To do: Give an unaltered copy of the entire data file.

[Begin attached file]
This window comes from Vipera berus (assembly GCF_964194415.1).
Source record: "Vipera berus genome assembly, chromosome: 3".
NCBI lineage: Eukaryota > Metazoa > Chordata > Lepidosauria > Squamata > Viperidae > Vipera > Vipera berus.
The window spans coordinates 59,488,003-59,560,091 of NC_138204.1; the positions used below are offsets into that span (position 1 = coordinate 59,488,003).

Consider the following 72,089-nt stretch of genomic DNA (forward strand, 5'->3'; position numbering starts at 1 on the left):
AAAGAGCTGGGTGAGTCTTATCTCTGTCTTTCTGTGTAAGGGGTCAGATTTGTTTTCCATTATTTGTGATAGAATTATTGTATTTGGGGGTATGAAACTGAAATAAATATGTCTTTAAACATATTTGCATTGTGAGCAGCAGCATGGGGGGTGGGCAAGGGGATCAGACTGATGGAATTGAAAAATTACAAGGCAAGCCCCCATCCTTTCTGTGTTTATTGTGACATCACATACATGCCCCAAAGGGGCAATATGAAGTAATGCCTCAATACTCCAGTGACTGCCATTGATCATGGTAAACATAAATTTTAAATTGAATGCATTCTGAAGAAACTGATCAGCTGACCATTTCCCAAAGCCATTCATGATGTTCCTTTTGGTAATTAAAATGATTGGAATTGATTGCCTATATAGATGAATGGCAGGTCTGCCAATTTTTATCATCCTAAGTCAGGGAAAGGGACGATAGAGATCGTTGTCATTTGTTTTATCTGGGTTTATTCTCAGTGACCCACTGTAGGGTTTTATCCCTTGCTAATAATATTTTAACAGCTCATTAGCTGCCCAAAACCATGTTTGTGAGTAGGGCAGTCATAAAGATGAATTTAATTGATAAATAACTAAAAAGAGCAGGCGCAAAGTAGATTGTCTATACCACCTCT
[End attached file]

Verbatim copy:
This window comes from Vipera berus (assembly GCF_964194415.1).
Source record: "Vipera berus genome assembly, chromosome: 3".
NCBI lineage: Eukaryota > Metazoa > Chordata > Lepidosauria > Squamata > Viperidae > Vipera > Vipera berus.
The window spans coordinates 59,488,003-59,560,091 of NC_138204.1; the positions used below are offsets into that span (position 1 = coordinate 59,488,003).

Consider the following 72,089-nt stretch of genomic DNA (forward strand, 5'->3'; position numbering starts at 1 on the left):
AAAGAGCTGGGTGAGTCTTATCTCTGTCTTTCTGTGTAAGGGGTCAGATTTGTTTTCCATTATTTGTGATAGAATTATTGTATTTGGGGGTATGAAACTGAAATAAATATGTCTTTAAACATATTTGCATTGTGAGCAGCAGCATGGGGGGTGGGCAAGGGGATCAGACTGATGGAATTGAAAAATTACAAGGCAAGCCCCCATCCTTTCTGTGTTTATTGTGACATCACATACATGCCCCAAAGGGGCAATATGAAGTAATGCCTCAATACTCCAGTGACTGCCATTGATCATGGTAAACATAAATTTTAAATTGAATGCATTCTGAAGAAACTGATCAGCTGACCATTTCCCAAAGCCATTCATGATGTTCCTTTTGGTAATTAAAATGATTGGAATTGATTGCCTATATAGATGAATGGCAGGTCTGCCAATTTTTATCATCCTAAGTCAGGGAAAGGGACGATAGAGATCGTTGTCATTTGTTTTATCTGGGTTTATTCTCAGTGACCCACTGTAGGGTTTTATCCCTTGCTAATAATATTTTAACAGCTCATTAGCTGCCCAAAACCATGTTTGTGAGTAGGGCAGTCATAAAGATGAATTTAATTGATAAATAACTAAAAAGAGCAGGCGCAAAGTAGATTGTCTATACCACCTCT